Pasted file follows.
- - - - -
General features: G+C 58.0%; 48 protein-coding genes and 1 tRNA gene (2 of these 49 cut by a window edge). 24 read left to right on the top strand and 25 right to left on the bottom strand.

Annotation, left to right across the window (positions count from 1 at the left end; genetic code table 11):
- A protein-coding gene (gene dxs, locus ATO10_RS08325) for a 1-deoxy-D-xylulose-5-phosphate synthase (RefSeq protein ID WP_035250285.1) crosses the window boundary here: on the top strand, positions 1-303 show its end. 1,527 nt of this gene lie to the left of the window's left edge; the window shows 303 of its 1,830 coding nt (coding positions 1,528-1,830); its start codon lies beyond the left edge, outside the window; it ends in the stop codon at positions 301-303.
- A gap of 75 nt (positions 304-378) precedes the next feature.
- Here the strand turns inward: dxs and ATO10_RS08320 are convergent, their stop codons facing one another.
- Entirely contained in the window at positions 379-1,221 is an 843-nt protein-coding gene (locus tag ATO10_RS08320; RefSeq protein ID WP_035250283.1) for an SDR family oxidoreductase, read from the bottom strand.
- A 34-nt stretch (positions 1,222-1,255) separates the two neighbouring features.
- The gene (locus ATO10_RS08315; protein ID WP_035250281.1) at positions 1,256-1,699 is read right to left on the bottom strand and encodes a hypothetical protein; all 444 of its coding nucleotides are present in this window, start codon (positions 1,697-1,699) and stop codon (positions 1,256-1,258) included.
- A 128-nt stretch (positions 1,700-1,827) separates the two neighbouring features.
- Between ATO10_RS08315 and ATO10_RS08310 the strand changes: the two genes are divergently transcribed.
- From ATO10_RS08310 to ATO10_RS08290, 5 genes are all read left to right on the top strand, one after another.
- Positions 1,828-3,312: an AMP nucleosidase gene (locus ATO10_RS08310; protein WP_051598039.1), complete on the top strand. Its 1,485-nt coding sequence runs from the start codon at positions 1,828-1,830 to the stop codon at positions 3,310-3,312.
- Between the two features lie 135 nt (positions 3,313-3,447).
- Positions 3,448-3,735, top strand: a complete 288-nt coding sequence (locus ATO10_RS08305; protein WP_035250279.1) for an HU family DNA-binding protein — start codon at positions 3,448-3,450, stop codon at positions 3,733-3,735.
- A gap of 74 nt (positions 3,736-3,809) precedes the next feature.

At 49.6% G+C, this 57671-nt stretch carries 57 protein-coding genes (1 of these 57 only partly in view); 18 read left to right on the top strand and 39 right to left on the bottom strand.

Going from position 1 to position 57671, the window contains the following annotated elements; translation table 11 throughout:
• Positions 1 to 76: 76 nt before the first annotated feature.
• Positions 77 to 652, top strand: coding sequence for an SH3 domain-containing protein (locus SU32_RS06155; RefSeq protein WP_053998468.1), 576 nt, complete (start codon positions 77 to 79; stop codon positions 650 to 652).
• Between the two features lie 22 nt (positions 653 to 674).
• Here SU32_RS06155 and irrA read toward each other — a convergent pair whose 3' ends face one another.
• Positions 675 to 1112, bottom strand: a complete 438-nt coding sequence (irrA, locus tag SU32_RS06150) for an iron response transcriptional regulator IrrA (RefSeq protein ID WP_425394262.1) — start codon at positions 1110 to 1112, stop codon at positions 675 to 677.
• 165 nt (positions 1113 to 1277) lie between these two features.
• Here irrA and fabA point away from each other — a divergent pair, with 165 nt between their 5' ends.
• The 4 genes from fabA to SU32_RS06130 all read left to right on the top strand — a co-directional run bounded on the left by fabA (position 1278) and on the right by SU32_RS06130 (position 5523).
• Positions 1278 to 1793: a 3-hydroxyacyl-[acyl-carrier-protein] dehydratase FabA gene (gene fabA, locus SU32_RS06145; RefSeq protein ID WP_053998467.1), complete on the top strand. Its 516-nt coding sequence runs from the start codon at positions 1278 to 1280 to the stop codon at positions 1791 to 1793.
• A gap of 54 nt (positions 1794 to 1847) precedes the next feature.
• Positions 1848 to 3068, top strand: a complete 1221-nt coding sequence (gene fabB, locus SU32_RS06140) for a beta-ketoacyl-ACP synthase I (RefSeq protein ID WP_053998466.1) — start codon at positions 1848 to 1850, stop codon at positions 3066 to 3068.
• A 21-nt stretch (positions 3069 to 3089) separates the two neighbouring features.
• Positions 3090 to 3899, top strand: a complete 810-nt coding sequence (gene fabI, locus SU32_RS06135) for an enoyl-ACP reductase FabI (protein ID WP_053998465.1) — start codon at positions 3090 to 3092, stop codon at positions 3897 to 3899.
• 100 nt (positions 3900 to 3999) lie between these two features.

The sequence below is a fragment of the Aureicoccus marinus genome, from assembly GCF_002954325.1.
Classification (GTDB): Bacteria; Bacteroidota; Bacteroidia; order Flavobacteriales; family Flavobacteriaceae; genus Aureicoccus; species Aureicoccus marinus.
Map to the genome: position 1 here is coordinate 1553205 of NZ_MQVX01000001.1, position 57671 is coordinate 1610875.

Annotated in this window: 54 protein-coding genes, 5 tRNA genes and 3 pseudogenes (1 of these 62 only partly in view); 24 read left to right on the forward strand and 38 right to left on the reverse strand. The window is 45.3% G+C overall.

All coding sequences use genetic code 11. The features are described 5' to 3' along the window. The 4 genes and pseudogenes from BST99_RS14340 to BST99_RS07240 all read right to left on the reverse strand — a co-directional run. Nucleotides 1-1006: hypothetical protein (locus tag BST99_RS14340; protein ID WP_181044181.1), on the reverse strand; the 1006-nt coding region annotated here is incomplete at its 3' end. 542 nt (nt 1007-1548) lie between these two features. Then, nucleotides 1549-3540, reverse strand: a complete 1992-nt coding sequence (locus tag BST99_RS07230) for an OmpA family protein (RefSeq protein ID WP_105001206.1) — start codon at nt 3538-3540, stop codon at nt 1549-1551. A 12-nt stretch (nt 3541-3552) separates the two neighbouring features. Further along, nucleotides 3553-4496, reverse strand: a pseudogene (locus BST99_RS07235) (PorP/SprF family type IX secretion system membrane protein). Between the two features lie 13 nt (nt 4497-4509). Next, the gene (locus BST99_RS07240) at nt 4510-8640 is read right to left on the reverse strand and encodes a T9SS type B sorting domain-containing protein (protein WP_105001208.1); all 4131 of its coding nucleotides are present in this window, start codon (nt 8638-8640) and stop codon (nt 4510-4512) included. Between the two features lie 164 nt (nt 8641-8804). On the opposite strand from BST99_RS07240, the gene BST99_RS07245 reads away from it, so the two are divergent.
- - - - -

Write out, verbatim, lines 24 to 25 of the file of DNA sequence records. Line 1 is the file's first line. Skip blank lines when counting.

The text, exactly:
• Here irrA and fabA point away from each other — a divergent pair, with 165 nt between their 5' ends.
• The 4 genes from fabA to SU32_RS06130 all read left to right on the top strand — a co-directional run bounded on the left by fabA (position 1278) and on the right by SU32_RS06130 (position 5523).